Salt Marsh

We are lucky to have an incredibly vast amount of salt marsh along our coast with one million acres spanning from North Carolina to Northeast Florida—nearly the size of the Grand Canyon National Park.  Our marsh protects our coastal communities from storms, erosion, and flooding while also filtering our waterways of pollutants and providing critical habitat for fish, birds, crabs, shellfish and many other coastal animals.

However, this same marsh faces threats from sea level rise, development, and polluted runoff. As our marshes become more frequently flooded with higher levels of salt water, it is important that they are able to expand and migrate landward in order to survive and not drown. Intermediate projections for the Charleston area have water levels rising 2-4 feet by 2100.

Recognizing the importance of this unique habitat and the threats it faces, we are partnering with the Pew Charitable Trusts on a South Atlantic Salt Marsh Conservation Initiative that will ensure our coastal marshes and the land corridors will continue to thrive and serve as a benefit to our coastal communities and ecosystem into the future.

The initiative has drawn broad support from organizations and individuals including those representing fishing, hunting, birding, boating, and conservation groups. It was officially endorsed by the Department of Defense’s Southeast Regional Partnership for Planning and Sustainability (SERPPAS) group which includes members from the Department of Defense, federal agencies, state natural resources agencies and military officials. The partnership promotes better collaboration in making resource use decisions and preventing encroachment around military installations.

We are going to model this conservation initiative after a successful landscape scale effort—America’s Longleaf Restoration Initiative. This initiative, which was led by SERPPAS, has a 15-year goal of protecting and restoring almost 5 million acres of longleaf pine habitat and provides a successful, established framework for a South Atlantic Salt Marsh Conservation Plan.

We are excited to work on this important, regional effort, and envision this collaborative conservation plan being used as a model throughout the country. Stay tuned as we continue to help with the development and implementation of this South Atlantic Salt Marsh Conservation Plan over the course of the next few years.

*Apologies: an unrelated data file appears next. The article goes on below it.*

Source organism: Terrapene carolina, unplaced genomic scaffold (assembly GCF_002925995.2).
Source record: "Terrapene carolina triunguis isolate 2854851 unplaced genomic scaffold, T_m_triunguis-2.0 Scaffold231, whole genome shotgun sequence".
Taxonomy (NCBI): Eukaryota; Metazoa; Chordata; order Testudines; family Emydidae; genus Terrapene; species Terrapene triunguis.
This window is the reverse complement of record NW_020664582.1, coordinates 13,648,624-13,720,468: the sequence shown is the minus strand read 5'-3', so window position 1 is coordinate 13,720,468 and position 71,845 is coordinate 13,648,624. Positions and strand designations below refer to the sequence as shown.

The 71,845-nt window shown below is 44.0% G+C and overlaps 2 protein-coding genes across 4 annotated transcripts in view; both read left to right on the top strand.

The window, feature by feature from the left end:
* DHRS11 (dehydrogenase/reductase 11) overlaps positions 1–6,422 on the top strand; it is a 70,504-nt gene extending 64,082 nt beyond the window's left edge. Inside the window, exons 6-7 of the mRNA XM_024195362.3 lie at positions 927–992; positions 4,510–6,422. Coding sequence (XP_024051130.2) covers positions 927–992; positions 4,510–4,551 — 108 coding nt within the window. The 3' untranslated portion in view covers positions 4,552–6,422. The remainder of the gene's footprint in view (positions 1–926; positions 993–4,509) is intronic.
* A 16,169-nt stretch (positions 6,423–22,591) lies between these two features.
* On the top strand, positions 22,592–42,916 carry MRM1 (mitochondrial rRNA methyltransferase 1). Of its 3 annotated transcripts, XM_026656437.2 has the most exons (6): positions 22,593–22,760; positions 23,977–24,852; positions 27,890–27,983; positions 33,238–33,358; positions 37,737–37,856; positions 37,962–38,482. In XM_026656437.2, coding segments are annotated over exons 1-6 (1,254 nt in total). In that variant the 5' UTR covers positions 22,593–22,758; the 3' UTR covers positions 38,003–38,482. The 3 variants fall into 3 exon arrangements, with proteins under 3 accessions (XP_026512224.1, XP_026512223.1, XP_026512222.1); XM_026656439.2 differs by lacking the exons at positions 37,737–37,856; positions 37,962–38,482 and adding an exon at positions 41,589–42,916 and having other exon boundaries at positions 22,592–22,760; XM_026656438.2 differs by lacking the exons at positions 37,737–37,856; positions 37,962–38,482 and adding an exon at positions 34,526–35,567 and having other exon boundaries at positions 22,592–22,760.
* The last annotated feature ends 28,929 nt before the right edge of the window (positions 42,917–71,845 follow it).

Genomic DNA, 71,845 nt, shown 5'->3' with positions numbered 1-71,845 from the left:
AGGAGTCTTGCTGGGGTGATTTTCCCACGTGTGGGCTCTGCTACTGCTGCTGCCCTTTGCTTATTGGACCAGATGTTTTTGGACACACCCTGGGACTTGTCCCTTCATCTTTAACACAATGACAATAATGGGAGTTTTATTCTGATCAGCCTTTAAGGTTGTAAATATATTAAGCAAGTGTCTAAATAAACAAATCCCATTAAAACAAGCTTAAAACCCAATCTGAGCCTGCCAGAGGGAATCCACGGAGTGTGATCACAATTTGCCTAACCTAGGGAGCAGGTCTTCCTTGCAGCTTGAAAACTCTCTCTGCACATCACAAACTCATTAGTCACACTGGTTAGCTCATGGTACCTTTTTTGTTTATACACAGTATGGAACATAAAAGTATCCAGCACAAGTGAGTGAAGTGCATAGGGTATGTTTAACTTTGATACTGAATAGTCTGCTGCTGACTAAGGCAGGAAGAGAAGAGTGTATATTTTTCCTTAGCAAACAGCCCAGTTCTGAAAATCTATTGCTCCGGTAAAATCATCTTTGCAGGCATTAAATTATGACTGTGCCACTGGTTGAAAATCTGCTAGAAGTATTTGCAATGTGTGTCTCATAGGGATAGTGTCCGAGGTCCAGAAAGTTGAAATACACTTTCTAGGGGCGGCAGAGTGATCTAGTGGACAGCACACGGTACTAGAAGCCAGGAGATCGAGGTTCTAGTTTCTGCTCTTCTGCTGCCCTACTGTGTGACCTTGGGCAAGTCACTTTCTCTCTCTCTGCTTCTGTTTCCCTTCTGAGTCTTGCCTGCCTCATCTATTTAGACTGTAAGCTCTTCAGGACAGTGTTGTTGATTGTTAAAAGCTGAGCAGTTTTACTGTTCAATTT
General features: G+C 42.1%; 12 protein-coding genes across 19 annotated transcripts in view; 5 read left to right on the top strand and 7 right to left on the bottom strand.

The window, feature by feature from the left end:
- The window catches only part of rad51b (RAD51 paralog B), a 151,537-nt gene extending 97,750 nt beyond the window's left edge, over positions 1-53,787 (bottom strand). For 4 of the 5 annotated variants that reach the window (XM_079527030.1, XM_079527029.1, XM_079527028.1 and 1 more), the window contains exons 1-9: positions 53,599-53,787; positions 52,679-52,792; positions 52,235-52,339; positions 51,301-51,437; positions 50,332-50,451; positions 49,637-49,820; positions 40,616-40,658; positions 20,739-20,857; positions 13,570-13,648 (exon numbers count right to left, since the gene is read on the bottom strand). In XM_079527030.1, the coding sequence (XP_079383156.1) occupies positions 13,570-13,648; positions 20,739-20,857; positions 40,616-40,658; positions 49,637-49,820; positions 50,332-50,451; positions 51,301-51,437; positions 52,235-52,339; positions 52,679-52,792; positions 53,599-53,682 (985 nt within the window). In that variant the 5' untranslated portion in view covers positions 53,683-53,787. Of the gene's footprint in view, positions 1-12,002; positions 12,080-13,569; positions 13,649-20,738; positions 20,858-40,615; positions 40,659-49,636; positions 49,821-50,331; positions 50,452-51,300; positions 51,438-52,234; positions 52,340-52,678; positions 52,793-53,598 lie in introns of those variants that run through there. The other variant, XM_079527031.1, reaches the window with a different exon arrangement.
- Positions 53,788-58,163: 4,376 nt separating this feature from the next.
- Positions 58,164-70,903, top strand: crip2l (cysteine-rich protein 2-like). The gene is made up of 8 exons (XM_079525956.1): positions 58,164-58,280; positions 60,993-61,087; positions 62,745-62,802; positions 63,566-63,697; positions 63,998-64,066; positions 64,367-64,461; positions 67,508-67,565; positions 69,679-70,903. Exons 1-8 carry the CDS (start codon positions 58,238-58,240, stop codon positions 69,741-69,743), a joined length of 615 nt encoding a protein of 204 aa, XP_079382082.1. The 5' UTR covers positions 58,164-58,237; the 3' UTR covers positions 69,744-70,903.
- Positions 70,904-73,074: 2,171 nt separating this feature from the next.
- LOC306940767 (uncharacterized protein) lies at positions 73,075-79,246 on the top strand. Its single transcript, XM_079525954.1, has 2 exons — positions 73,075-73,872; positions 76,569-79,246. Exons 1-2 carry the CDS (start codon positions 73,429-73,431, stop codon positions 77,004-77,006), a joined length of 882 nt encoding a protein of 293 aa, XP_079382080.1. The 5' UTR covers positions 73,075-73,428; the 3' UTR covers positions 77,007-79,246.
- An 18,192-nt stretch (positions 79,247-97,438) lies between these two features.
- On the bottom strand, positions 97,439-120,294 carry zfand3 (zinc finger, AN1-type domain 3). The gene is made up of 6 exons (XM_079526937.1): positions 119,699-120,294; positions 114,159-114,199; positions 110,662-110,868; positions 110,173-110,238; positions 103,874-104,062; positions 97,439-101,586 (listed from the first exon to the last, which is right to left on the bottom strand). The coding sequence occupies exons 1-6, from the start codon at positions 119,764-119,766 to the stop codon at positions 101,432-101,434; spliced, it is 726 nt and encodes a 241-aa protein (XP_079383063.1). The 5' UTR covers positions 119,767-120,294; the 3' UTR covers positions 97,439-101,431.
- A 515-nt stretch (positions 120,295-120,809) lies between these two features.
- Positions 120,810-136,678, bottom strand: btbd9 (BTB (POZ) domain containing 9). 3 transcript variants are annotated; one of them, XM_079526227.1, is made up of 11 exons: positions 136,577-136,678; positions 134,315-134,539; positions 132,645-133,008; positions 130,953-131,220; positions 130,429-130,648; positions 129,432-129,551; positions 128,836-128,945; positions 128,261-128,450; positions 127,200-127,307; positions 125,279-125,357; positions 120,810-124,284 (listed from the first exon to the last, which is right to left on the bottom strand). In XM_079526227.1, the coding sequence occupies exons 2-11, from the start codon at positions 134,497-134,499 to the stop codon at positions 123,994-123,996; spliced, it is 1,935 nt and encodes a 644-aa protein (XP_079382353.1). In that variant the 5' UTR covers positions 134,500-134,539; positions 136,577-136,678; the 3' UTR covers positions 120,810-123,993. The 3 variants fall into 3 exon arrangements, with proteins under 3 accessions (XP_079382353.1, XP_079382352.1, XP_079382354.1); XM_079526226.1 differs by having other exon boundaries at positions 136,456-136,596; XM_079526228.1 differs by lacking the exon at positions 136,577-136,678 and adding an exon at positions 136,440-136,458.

Estimated Timeline

  • Summer – Winter 2021: Steering committee/working groups meet
  • Spring 2021: Host a workshop to lay the foundation for the conservation plan and finalize makeup of writing team
  • Fall 2022: Release draft conservation plan for review
  • Winter 2022: Revise draft plan – in progress
  • Summer 2023: Release final conservation plan
  • Winter 2023: Release concise Implementation Plan and Round Map

Follow along on the SERPPAS website


Salt Marsh in the News!

A million acres of ‘priceless’ marshes protect NC, SC, GA. Will they perish in rising tides? (The State, November 2021)

Writer Delia Owens Discusses the Need to Conserve Salt Marsh (Pew Charitable Trusts, October, 2021)

11 Ways You Can Enjoy Salt Marshes Also Show Why They Need Protection (Pew Charitable Trusts, August 2021)

African Descendants Have Stake in Saving U.S. Southeast Salt Marshes (Pew Charitable Trusts, July 2021)

Pentagon officials hope conserving salt marshes can protect SC military bases (Post and Courier, June 2021)

Military, government groups endorse NC salt-marsh protection plan (Public News Service, May 2021)

Million-acre southeast salt marsh conservation plan gets green light (Public News Service, May 2021)

Military and environmentalists align to protect key coastal salt marsh (Scientific American, May 2021)


If you have questions about South Carolina’s salt marsh, we’re happy to answer them! Please feel free to reach out at 843.972.3484.

Rachel Hawes · [email protected] · 843.972.3484

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